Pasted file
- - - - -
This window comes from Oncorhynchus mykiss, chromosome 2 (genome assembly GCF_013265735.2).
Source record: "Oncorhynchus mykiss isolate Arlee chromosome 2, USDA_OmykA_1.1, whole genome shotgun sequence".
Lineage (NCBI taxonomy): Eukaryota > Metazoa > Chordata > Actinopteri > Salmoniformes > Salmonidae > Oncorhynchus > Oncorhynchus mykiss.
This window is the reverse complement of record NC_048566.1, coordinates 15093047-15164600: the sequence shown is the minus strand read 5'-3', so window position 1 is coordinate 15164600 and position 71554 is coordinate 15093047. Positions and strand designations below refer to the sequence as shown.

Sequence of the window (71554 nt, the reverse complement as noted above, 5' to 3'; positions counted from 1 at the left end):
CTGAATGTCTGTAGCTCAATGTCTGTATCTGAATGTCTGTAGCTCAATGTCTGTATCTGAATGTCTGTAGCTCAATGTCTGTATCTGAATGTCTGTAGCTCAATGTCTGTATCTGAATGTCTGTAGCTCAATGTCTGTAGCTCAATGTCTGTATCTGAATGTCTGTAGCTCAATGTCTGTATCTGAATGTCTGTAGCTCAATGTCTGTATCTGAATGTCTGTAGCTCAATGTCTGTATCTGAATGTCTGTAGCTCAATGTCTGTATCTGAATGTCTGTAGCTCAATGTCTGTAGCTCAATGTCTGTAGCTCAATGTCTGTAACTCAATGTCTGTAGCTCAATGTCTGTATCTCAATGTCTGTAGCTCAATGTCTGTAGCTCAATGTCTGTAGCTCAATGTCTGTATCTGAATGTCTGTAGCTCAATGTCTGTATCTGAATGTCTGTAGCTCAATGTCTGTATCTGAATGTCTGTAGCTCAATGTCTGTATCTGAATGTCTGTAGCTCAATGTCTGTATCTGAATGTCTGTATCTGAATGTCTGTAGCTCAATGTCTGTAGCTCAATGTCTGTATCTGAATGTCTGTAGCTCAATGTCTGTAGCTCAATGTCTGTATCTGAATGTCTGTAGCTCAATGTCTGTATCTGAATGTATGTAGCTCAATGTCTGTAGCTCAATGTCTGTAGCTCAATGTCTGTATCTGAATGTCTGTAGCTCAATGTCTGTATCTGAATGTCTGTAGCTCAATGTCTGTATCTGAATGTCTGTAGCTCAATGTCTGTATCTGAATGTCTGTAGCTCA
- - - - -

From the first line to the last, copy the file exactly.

This window comes from Oncorhynchus mykiss, chromosome 2 (genome assembly GCF_013265735.2).
Source record: "Oncorhynchus mykiss isolate Arlee chromosome 2, USDA_OmykA_1.1, whole genome shotgun sequence".
Lineage (NCBI taxonomy): Eukaryota > Metazoa > Chordata > Actinopteri > Salmoniformes > Salmonidae > Oncorhynchus > Oncorhynchus mykiss.
This window is the reverse complement of record NC_048566.1, coordinates 15093047-15164600: the sequence shown is the minus strand read 5'-3', so window position 1 is coordinate 15164600 and position 71554 is coordinate 15093047. Positions and strand designations below refer to the sequence as shown.

Sequence of the window (71554 nt, the reverse complement as noted above, 5' to 3'; positions counted from 1 at the left end):
CTGAATGTCTGTAGCTCAATGTCTGTATCTGAATGTCTGTAGCTCAATGTCTGTATCTGAATGTCTGTAGCTCAATGTCTGTATCTGAATGTCTGTAGCTCAATGTCTGTATCTGAATGTCTGTAGCTCAATGTCTGTAGCTCAATGTCTGTATCTGAATGTCTGTAGCTCAATGTCTGTATCTGAATGTCTGTAGCTCAATGTCTGTATCTGAATGTCTGTAGCTCAATGTCTGTATCTGAATGTCTGTAGCTCAATGTCTGTATCTGAATGTCTGTAGCTCAATGTCTGTAGCTCAATGTCTGTAGCTCAATGTCTGTAACTCAATGTCTGTAGCTCAATGTCTGTATCTCAATGTCTGTAGCTCAATGTCTGTAGCTCAATGTCTGTAGCTCAATGTCTGTATCTGAATGTCTGTAGCTCAATGTCTGTATCTGAATGTCTGTAGCTCAATGTCTGTATCTGAATGTCTGTAGCTCAATGTCTGTATCTGAATGTCTGTAGCTCAATGTCTGTATCTGAATGTCTGTATCTGAATGTCTGTAGCTCAATGTCTGTAGCTCAATGTCTGTATCTGAATGTCTGTAGCTCAATGTCTGTAGCTCAATGTCTGTATCTGAATGTCTGTAGCTCAATGTCTGTATCTGAATGTATGTAGCTCAATGTCTGTAGCTCAATGTCTGTAGCTCAATGTCTGTATCTGAATGTCTGTAGCTCAATGTCTGTATCTGAATGTCTGTAGCTCAATGTCTGTATCTGAATGTCTGTAGCTCAATGTCTGTATCTGAATGTCTGTAGCTCA